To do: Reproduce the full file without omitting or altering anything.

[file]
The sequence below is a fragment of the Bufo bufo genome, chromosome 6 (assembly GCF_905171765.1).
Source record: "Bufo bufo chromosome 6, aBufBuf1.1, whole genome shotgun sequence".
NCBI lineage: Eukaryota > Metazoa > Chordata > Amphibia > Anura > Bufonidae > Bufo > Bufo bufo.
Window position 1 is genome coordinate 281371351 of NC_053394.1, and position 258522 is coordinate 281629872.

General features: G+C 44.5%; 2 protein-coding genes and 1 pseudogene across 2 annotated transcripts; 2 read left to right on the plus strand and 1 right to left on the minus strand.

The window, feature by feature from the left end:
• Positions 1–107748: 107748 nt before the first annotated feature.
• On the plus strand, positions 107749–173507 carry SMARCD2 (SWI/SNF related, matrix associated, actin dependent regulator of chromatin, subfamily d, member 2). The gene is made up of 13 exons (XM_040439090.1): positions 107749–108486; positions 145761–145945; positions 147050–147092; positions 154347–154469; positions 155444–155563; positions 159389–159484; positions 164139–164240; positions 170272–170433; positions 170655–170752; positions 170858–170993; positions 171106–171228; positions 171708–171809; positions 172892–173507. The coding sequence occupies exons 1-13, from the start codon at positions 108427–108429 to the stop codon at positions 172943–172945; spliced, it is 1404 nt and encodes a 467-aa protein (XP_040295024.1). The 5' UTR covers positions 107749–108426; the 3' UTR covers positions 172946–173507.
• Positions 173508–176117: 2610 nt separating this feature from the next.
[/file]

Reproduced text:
The sequence below is a fragment of the Bufo bufo genome, chromosome 6 (assembly GCF_905171765.1).
Source record: "Bufo bufo chromosome 6, aBufBuf1.1, whole genome shotgun sequence".
NCBI lineage: Eukaryota > Metazoa > Chordata > Amphibia > Anura > Bufonidae > Bufo > Bufo bufo.
Window position 1 is genome coordinate 281371351 of NC_053394.1, and position 258522 is coordinate 281629872.

General features: G+C 44.5%; 2 protein-coding genes and 1 pseudogene across 2 annotated transcripts; 2 read left to right on the plus strand and 1 right to left on the minus strand.

The window, feature by feature from the left end:
• Positions 1–107748: 107748 nt before the first annotated feature.
• On the plus strand, positions 107749–173507 carry SMARCD2 (SWI/SNF related, matrix associated, actin dependent regulator of chromatin, subfamily d, member 2). The gene is made up of 13 exons (XM_040439090.1): positions 107749–108486; positions 145761–145945; positions 147050–147092; positions 154347–154469; positions 155444–155563; positions 159389–159484; positions 164139–164240; positions 170272–170433; positions 170655–170752; positions 170858–170993; positions 171106–171228; positions 171708–171809; positions 172892–173507. The coding sequence occupies exons 1-13, from the start codon at positions 108427–108429 to the stop codon at positions 172943–172945; spliced, it is 1404 nt and encodes a 467-aa protein (XP_040295024.1). The 5' UTR covers positions 107749–108426; the 3' UTR covers positions 172946–173507.
• Positions 173508–176117: 2610 nt separating this feature from the next.